Tonight on Reunited, hosted by Jon Stewart: Anne Frank!

Jon announces her name after a witty monologue in front of blue curtains. He sits at the desk and waits for her.

She emerges from behind the blue curtains and the place goes bonkers.

Her face registers something between rapture and terror. She fiddles with the hem of her dress and nods at the audience with a giddy, frightened smile as Jon beckons her over to a seat on the couch next to his desk.

She sits down and keeps smiling at everyone, looking just like the pictures everyone has seen. Her hair is jet black and fluffy and shoulder-length, combed back from her forehead, wide-spread on either side of her face like a pair of black wings. She is a portrait of gawky, awkward adolescence, her hips like a hanger dangling askew in a closet, her elbows sharp and her knees round and her eyes wide. She wears a pretty white dress. The cheers continue.

When the audience finally quiets down, Jon Stewart asks Anne how she is.

“I’m just fine, thank you,” she says. Her voice is high and spoken with a touch of nasality through her sharp nose, tinged with a thick Dutch accent. She was only taught English in the hours before, soon after being regenerated. “How are you?”

“I’m good, thanks,” says Jon with that wolfish grin of his. “Uh, I have to say, it is a tremendous honor to be speaking to you, Ms. Frank. I’ve had a lot of people on here, and I always say it’s an honor, but I’ve only actually meant it for like three of them.”

The audience laughs. Anne giggles.

“But it is an absolute honor to be able to talk to you.”

Anne keeps smiling, her head bobbing between her shoulders, simultaneously loving the attention and trying to control her nerves.

“Thank you,” she says again. “It’s an honor to talk to you.”

Jon chuckles.

“So, uh, you wrote a diary,” he says, and Anne visibly winces at its mention. “You may have heard that it’s become quite popular in recent years.”

The audience laughs and scattered cheers are heard.

“People have absolutely fallen in love with you. Why don’t you tell us about it?”

The audience dissolves into applause again as Anne sits there on the couch smiling with her hands in her lap and her feet nervously kicking out and in like a kid on a swing. She fidgets, eyes darting back and forth from the cameras and the lights to Jon’s face.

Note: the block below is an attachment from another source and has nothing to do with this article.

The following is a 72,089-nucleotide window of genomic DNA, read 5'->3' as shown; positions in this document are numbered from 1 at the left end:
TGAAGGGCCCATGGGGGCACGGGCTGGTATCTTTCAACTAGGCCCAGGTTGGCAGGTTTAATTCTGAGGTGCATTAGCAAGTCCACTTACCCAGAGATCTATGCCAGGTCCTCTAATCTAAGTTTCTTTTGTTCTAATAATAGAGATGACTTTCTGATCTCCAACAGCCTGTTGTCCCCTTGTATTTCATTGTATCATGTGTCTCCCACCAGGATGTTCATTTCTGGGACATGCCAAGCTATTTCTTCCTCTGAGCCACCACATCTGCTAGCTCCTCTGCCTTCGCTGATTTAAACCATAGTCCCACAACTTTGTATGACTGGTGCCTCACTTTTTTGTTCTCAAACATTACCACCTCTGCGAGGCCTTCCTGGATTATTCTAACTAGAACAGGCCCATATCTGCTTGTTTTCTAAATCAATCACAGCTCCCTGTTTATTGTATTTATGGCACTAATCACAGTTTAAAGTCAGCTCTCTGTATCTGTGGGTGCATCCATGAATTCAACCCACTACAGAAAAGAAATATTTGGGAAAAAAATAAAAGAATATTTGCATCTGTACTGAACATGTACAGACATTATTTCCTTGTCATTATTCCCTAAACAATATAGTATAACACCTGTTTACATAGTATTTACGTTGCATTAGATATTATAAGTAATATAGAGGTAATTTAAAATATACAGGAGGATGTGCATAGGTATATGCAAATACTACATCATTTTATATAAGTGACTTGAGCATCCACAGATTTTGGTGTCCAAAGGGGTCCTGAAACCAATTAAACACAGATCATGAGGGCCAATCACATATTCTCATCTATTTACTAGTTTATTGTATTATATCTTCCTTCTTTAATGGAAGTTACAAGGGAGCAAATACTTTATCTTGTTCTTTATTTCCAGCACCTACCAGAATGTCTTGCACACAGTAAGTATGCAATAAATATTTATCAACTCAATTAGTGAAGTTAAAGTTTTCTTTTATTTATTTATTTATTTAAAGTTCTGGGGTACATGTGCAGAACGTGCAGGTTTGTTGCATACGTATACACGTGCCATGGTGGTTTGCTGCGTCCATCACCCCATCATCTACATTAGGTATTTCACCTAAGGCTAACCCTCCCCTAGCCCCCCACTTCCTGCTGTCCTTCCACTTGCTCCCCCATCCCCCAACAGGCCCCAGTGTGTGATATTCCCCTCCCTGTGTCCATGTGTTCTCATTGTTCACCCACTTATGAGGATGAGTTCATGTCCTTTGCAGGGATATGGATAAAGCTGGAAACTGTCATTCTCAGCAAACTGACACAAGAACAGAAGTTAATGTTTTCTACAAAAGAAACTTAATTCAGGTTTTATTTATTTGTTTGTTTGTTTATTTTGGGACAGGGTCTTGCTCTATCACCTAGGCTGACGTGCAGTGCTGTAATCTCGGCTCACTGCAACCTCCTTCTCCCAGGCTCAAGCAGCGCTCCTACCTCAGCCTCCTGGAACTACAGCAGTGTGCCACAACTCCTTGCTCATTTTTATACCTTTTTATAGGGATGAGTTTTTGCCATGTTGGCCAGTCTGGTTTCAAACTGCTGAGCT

“Um,” she says. “Yes, I saw it in a shop once and my father got it for me for my 13th birthday… and I started writing in it… and I did so for three years…”

The interview goes on and everyone beams down at the young girl like a beloved relative they haven’t seen in years. She’s been gone for decades, and now she’s back and making her public debut thanks to the miracle of technology. It’s as if she never left. She has been regenerated exactly as she was when she died, albeit without the ravages of the horrific malnourishment and scabies and typhoid she suffered in Bergen-Belsen.

The chatty, whip-tongued young girl that everyone has known from the diary comes through in flashes, in particular for one moment when Jon mentions her relationship with Peter van Pels.

She turns bright red and puts her hands in her face and takes them away again.

“Well, you would have too if that was all you had to do!” she exclaims.

The audience and Jon roar laughter.

“We’ll be regenerating him sometime next week,” says Jon. “Is that right? From what I hear?”

“I believe so,” said Anne.

“What’s the first thing you’ll say to him?”

“Do not read my diary.”

The audience roars laughter again.

“In fact,” says Anne. “I wasn’t expecting anyone to read the entire thing. I would have submitted pieces of it for publication, but there was a lot in there that I don’t think anyone would ever want anybody else to read if they had written it.”

“Well, you can see everyone loves you now,” said Jon.

“Yes, but,” says Anne, and it’s clear she’s troubled. “It’s rather humiliating, frankly, to have talked about my family members and my own body in such ways and then to have the entire world know about it… I would not have expected that…”

Jon quickly changes the subject.

The interview lasts about half an hour, and when it’s over Jon asks Anne what she’ll be doing.

“I want to finally go to journalism school,” says Anne. “I want to be a journalist and I want to write.”

“Will you write another diary?” Jon asks.

Anne narrows her eyes at him.

“If I do,” she says. “Absolutely no one will be allowed to read it.”

The laughter and cheers seem like they’ll never end. Jon bids her farewell and she walks offstage and the show’s over and it leaves you with a really nice feeling in your heart.

Jon announces his guest next week will be Freddie Mercury.

Everything is a work in progress.